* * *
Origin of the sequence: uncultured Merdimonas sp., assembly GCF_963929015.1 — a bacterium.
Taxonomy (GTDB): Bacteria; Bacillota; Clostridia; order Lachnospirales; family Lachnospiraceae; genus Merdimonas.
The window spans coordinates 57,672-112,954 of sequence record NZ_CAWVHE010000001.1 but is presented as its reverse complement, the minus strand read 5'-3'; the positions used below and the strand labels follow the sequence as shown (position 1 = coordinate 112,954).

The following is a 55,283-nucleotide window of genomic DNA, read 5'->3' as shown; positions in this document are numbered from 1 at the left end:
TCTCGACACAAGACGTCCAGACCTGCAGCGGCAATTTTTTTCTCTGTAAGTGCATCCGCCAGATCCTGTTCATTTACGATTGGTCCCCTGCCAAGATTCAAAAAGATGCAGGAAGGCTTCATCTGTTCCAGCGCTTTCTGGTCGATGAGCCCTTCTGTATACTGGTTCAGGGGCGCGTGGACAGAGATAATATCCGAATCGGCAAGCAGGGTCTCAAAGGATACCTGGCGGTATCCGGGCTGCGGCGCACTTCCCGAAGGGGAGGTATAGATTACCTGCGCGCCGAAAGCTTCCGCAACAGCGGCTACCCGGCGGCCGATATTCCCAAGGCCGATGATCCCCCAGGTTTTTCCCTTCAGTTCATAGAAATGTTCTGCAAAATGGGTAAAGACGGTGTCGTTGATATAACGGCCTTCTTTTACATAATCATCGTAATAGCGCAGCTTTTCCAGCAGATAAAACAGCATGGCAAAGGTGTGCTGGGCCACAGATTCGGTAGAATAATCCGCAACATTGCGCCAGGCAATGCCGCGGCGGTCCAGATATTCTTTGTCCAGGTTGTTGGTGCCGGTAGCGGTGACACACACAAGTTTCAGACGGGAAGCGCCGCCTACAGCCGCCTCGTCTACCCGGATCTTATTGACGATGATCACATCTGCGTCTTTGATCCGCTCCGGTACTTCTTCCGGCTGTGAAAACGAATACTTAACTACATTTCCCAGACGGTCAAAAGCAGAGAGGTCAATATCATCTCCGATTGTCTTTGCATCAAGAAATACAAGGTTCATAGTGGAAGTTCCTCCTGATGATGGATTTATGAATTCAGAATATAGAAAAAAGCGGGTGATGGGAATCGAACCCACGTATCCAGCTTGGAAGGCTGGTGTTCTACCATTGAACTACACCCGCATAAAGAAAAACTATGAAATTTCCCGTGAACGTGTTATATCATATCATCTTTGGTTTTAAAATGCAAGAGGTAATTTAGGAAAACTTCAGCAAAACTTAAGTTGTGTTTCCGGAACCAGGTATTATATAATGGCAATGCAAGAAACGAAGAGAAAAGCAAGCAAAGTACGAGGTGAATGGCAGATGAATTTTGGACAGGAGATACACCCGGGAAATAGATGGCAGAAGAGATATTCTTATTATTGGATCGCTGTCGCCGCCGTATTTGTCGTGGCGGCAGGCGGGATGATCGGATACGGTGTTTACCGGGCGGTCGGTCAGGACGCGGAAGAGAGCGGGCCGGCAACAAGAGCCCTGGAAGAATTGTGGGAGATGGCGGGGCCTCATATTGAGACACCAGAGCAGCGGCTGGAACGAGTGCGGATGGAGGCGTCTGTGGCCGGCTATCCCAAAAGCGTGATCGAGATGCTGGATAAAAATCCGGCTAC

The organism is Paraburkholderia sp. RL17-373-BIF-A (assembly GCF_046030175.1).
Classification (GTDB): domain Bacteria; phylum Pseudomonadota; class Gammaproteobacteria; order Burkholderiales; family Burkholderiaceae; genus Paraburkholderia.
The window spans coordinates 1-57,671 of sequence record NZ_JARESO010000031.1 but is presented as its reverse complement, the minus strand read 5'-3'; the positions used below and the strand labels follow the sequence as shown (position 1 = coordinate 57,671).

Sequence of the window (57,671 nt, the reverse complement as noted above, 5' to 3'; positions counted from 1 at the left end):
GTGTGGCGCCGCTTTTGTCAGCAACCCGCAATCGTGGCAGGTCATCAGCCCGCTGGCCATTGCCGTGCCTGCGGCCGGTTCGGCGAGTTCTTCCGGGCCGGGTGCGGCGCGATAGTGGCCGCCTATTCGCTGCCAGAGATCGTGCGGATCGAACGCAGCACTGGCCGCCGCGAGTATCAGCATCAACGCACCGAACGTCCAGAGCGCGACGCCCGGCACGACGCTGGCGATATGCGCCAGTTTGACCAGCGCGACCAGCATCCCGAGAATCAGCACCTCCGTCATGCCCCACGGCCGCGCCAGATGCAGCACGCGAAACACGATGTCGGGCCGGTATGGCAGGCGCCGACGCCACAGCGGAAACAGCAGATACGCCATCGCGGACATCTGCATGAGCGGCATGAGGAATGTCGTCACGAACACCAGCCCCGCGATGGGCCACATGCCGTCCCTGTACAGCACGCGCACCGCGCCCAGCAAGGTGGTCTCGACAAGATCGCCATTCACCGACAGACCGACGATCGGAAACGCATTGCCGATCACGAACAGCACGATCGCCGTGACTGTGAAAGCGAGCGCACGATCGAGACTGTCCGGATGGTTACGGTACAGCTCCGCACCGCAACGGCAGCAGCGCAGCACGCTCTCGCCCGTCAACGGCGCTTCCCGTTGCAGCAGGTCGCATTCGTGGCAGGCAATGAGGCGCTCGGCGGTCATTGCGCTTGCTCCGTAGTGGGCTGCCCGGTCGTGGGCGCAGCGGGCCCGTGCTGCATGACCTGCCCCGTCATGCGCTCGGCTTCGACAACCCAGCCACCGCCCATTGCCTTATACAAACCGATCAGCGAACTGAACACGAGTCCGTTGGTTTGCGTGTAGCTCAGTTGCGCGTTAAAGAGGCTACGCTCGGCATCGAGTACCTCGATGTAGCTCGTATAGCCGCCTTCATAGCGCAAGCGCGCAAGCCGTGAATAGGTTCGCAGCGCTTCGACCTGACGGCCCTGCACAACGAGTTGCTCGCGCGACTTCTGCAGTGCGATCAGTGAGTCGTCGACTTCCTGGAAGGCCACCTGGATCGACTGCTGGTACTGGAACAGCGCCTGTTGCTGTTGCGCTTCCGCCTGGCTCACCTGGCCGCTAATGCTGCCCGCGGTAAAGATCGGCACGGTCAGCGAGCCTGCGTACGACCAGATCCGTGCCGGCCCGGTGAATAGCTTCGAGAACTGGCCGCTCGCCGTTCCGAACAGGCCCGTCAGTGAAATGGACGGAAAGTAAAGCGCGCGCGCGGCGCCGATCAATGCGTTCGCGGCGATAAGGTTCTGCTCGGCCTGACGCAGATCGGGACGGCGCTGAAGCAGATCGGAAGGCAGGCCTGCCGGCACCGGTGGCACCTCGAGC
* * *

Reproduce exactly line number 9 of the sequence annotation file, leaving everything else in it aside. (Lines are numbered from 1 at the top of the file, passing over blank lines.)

Sequence of the window (57,671 nt, the reverse complement as noted above, 5' to 3'; positions counted from 1 at the left end):